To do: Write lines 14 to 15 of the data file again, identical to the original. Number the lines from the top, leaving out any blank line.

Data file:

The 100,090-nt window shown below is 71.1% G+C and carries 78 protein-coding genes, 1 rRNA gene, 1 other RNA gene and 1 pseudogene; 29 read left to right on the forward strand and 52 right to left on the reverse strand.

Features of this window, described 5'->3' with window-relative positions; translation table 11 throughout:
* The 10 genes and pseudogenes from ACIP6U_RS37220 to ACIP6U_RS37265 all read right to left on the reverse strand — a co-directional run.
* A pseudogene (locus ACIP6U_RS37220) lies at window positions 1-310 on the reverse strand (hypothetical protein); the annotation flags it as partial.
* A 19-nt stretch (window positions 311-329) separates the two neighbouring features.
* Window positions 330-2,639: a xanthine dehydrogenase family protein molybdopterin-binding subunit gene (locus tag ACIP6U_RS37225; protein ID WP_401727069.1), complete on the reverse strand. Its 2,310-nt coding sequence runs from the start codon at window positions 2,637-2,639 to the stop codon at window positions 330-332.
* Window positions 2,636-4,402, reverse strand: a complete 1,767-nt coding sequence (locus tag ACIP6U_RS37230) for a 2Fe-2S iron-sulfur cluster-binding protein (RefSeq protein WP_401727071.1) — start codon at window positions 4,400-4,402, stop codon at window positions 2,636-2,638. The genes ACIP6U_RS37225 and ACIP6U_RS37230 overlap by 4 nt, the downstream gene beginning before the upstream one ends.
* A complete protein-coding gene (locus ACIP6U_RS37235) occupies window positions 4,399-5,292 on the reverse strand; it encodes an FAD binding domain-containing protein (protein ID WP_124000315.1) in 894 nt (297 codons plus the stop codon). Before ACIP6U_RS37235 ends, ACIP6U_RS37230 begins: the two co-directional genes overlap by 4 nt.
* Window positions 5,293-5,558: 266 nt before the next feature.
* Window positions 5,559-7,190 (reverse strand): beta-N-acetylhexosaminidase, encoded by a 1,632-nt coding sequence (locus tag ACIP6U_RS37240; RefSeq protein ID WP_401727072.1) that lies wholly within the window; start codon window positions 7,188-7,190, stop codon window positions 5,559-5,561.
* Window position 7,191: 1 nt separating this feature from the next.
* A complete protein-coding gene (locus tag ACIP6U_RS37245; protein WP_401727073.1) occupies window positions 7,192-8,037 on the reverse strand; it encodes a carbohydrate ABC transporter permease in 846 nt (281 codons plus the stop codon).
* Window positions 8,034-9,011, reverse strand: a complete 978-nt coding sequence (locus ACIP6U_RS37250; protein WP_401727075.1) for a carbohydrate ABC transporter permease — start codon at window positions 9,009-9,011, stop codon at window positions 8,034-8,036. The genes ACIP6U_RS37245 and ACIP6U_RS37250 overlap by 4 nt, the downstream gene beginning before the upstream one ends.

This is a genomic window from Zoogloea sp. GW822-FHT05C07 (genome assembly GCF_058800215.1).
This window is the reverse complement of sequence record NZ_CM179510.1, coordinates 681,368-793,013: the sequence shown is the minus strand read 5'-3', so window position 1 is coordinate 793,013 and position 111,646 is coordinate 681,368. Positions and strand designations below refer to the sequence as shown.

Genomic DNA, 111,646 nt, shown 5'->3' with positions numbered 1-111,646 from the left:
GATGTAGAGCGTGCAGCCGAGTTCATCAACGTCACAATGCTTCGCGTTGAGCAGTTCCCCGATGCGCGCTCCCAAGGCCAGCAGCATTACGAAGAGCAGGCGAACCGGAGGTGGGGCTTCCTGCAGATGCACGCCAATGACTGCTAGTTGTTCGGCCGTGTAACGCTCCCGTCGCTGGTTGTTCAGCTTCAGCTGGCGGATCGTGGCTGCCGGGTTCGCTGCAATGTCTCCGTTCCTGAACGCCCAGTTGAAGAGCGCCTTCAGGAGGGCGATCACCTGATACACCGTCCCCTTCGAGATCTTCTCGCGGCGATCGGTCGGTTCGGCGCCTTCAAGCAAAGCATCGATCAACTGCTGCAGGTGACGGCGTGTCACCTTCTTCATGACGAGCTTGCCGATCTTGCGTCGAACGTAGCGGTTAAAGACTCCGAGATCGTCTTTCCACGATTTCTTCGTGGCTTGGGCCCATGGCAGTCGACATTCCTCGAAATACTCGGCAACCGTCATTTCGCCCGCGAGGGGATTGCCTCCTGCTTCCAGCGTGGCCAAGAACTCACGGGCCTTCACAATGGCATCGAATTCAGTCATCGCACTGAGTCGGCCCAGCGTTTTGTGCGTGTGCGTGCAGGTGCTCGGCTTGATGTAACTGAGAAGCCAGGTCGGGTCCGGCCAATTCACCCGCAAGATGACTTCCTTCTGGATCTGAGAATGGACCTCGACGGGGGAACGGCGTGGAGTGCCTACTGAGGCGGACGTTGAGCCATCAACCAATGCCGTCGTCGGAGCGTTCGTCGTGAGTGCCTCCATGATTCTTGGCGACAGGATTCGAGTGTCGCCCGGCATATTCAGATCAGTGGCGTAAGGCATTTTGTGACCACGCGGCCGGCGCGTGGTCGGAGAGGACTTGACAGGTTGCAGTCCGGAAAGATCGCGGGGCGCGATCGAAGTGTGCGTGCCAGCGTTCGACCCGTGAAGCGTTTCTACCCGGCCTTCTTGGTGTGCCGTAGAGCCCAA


This is a genomic window from Zoogloea sp. GW822-FHT05C07 (genome assembly GCF_058800215.1).
This window is the reverse complement of sequence record NZ_CM179510.1, coordinates 681,368-793,013: the sequence shown is the minus strand read 5'-3', so window position 1 is coordinate 793,013 and position 111,646 is coordinate 681,368. Positions and strand designations below refer to the sequence as shown.